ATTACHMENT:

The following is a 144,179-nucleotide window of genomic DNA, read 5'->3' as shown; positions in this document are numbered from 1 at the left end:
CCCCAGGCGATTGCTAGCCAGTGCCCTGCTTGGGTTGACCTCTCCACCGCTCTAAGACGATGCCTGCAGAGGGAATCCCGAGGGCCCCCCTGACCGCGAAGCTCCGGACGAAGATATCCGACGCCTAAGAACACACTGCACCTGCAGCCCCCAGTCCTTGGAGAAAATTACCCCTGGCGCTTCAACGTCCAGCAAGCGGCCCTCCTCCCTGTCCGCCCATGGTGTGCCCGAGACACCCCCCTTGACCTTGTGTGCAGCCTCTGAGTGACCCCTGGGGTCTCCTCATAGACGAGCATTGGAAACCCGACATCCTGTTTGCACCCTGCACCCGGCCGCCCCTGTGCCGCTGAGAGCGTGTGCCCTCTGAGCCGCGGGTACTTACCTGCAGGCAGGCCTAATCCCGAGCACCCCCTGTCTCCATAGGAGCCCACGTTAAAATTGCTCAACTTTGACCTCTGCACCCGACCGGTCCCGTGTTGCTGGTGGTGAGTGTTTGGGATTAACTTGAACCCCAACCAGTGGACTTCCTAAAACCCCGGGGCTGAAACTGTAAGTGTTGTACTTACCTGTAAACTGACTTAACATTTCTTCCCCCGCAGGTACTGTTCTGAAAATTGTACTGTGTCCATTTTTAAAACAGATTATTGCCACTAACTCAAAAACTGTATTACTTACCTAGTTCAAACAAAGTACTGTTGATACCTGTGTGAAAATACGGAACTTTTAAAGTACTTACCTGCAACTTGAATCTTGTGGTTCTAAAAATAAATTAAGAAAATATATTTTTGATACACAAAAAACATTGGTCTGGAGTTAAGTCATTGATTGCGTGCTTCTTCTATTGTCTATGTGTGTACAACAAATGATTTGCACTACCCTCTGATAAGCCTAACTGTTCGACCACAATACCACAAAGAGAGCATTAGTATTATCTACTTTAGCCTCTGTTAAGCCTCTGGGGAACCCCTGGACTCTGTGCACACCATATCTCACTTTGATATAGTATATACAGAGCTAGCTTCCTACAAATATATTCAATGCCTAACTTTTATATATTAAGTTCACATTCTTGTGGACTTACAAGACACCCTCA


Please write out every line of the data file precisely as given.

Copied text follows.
The following is a 144,179-nucleotide window of genomic DNA, read 5'->3' as shown; positions in this document are numbered from 1 at the left end:
CCCCAGGCGATTGCTAGCCAGTGCCCTGCTTGGGTTGACCTCTCCACCGCTCTAAGACGATGCCTGCAGAGGGAATCCCGAGGGCCCCCCTGACCGCGAAGCTCCGGACGAAGATATCCGACGCCTAAGAACACACTGCACCTGCAGCCCCCAGTCCTTGGAGAAAATTACCCCTGGCGCTTCAACGTCCAGCAAGCGGCCCTCCTCCCTGTCCGCCCATGGTGTGCCCGAGACACCCCCCTTGACCTTGTGTGCAGCCTCTGAGTGACCCCTGGGGTCTCCTCATAGACGAGCATTGGAAACCCGACATCCTGTTTGCACCCTGCACCCGGCCGCCCCTGTGCCGCTGAGAGCGTGTGCCCTCTGAGCCGCGGGTACTTACCTGCAGGCAGGCCTAATCCCGAGCACCCCCTGTCTCCATAGGAGCCCACGTTAAAATTGCTCAACTTTGACCTCTGCACCCGACCGGTCCCGTGTTGCTGGTGGTGAGTGTTTGGGATTAACTTGAACCCCAACCAGTGGACTTCCTAAAACCCCGGGGCTGAAACTGTAAGTGTTGTACTTACCTGTAAACTGACTTAACATTTCTTCCCCCGCAGGTACTGTTCTGAAAATTGTACTGTGTCCATTTTTAAAACAGATTATTGCCACTAACTCAAAAACTGTATTACTTACCTAGTTCAAACAAAGTACTGTTGATACCTGTGTGAAAATACGGAACTTTTAAAGTACTTACCTGCAACTTGAATCTTGTGGTTCTAAAAATAAATTAAGAAAATATATTTTTGATACACAAAAAACATTGGTCTGGAGTTAAGTCATTGATTGCGTGCTTCTTCTATTGTCTATGTGTGTACAACAAATGATTTGCACTACCCTCTGATAAGCCTAACTGTTCGACCACAATACCACAAAGAGAGCATTAGTATTATCTACTTTAGCCTCTGTTAAGCCTCTGGGGAACCCCTGGACTCTGTGCACACCATATCTCACTTTGATATAGTATATACAGAGCTAGCTTCCTACAAATATATTCAATGCCTAACTTTTATATATTAAGTTCACATTCTTGTGGACTTACAAGACACCCTCA